Mel Brooks made it clear that he was not paid to appear at the premiere of the new HBO documentary "If You're Not in the Obit, Eat Breakfast."
"They never pay, they never pay," he joked. "How funny I was tonight and I don't get a penny."
Brooks stole the show from fellow Hollywood legends Carl Reiner, Dick Van Dyke and Norman Lear, with whom he shared the stage after the screening Wednesday. The four longtime friends star in the film, which explores what makes for a vibrant, active life after age 90. Non-famous nonagenarians and centenarians are also featured, including a 101-year-old competitive runner, a 100-year-old pianist and a 98-year-old yoga teacher.
Producer George Shapiro ("Seinfeld") said the cast is "truly sending a love letter to the human race."
Reiner, 95, serves as host of the film, interviewing his friends Brooks and Lear, along with 95-year-old Betty White and 100-year-old Kirk Douglas.
All the active elders say the key is keeping yourself healthy and staying engaged with life by doing what you love. The film and its subjects are vivacious and inspiring.
Van Dyke is still singing and dancing — onscreen in the new "Mary Poppins," in theaters next year, and off-screen with his wife, who's more than four decades his junior. His advice is to "keep moving," which is also the title of his book on aging published in 2015. Lear is working on a reboot of his 1975 series "One Day at a Time." Reiner said writing every day gives his life purpose, adding that he just finished a book called "Too Busy to Die."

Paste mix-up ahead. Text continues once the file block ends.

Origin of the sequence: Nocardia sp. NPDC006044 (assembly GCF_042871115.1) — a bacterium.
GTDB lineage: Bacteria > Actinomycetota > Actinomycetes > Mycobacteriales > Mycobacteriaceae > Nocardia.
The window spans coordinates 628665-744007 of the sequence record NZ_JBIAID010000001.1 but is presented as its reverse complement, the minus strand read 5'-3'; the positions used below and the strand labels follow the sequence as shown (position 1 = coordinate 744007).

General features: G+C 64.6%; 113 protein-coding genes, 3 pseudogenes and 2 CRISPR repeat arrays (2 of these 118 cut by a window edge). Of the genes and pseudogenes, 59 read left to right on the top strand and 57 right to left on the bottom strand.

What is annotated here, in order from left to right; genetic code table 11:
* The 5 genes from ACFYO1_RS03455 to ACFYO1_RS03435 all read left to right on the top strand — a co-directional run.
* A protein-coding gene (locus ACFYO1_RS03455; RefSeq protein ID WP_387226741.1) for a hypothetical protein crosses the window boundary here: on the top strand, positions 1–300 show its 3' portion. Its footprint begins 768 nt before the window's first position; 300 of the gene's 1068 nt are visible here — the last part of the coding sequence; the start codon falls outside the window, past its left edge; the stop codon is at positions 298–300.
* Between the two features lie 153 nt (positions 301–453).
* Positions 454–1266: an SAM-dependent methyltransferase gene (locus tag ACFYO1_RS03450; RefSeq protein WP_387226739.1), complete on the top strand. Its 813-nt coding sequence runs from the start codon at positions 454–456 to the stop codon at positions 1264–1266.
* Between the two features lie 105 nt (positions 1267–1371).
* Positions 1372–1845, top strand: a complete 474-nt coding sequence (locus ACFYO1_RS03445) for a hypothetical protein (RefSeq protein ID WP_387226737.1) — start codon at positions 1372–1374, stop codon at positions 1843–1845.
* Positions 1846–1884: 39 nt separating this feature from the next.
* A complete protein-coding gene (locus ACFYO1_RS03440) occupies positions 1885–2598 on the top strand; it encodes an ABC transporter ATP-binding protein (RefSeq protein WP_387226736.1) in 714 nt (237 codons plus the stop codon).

"I just say eat bran," Brooks quipped.
Tom Bergeron moderated the post-screening discussion with the stars. Once they got going, Brooks declared, "Tom, you're superfluous, really. Everybody here is a self-starter."
The conversation was actually one of mutual admiration. Reiner called Brooks "the funniest human being in the world" and Van Dyke "the single most talented man that ever lived." Van Dyke described his stage-mates as "creative giants" and said Reiner has been his mentor and idol since they met.
When Bergeron asked if any of the men had ever considered retirement, Brooks said, "I thought of retiring Carl, but he won't."
They also talked about Donald Trump, the "2000 Year Old Man" and who had the nicest shoes (Brooks).
"Well, I have the most money here, except for Norman," Brooks said. "Norman, you should dress better."
Among the guests taking in the screening at the film academy's headquarters in Beverly Hills were Jim Carrey, Larry David, Henry Winkler, Richard Lewis and Kevin Nealon.
"If You're Not in the Obit, Eat Breakfast" is set to debut June 5.
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